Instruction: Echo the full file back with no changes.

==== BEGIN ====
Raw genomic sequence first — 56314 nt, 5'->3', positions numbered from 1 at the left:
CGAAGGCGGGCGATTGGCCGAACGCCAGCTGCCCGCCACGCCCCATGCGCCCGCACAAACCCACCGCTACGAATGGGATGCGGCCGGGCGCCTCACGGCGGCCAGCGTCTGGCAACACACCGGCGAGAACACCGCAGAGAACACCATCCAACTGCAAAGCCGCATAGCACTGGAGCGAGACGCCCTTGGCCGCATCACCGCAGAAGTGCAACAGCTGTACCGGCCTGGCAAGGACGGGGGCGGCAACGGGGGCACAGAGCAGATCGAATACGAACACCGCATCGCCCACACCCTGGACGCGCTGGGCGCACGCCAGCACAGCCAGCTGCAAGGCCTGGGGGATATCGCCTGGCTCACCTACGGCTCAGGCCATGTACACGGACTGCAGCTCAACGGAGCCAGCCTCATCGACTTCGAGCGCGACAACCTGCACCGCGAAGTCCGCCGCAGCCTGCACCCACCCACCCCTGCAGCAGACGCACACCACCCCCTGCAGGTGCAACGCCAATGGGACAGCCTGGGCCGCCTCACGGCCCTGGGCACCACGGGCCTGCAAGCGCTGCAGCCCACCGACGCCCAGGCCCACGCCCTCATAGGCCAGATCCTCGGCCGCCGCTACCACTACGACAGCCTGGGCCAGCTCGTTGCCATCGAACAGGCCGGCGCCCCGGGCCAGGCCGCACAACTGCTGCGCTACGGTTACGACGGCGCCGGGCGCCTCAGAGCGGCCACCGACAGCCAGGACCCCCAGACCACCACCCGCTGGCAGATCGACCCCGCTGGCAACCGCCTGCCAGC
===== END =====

Raw genomic sequence first — 56314 nt, 5'->3', positions numbered from 1 at the left:
CGAAGGCGGGCGATTGGCCGAACGCCAGCTGCCCGCCACGCCCCATGCGCCCGCACAAACCCACCGCTACGAATGGGATGCGGCCGGGCGCCTCACGGCGGCCAGCGTCTGGCAACACACCGGCGAGAACACCGCAGAGAACACCATCCAACTGCAAAGCCGCATAGCACTGGAGCGAGACGCCCTTGGCCGCATCACCGCAGAAGTGCAACAGCTGTACCGGCCTGGCAAGGACGGGGGCGGCAACGGGGGCACAGAGCAGATCGAATACGAACACCGCATCGCCCACACCCTGGACGCGCTGGGCGCACGCCAGCACAGCCAGCTGCAAGGCCTGGGGGATATCGCCTGGCTCACCTACGGCTCAGGCCATGTACACGGACTGCAGCTCAACGGAGCCAGCCTCATCGACTTCGAGCGCGACAACCTGCACCGCGAAGTCCGCCGCAGCCTGCACCCACCCACCCCTGCAGCAGACGCACACCACCCCCTGCAGGTGCAACGCCAATGGGACAGCCTGGGCCGCCTCACGGCCCTGGGCACCACGGGCCTGCAAGCGCTGCAGCCCACCGACGCCCAGGCCCACGCCCTCATAGGCCAGATCCTCGGCCGCCGCTACCACTACGACAGCCTGGGCCAGCTCGTTGCCATCGAACAGGCCGGCGCCCCGGGCCAGGCCGCACAACTGCTGCGCTACGGTTACGACGGCGCCGGGCGCCTCAGAGCGGCCACCGACAGCCAGGACCCCCAGACCACCACCCGCTGGCAGATCGACCCCGCTGGCAACCGCCTGCCAGC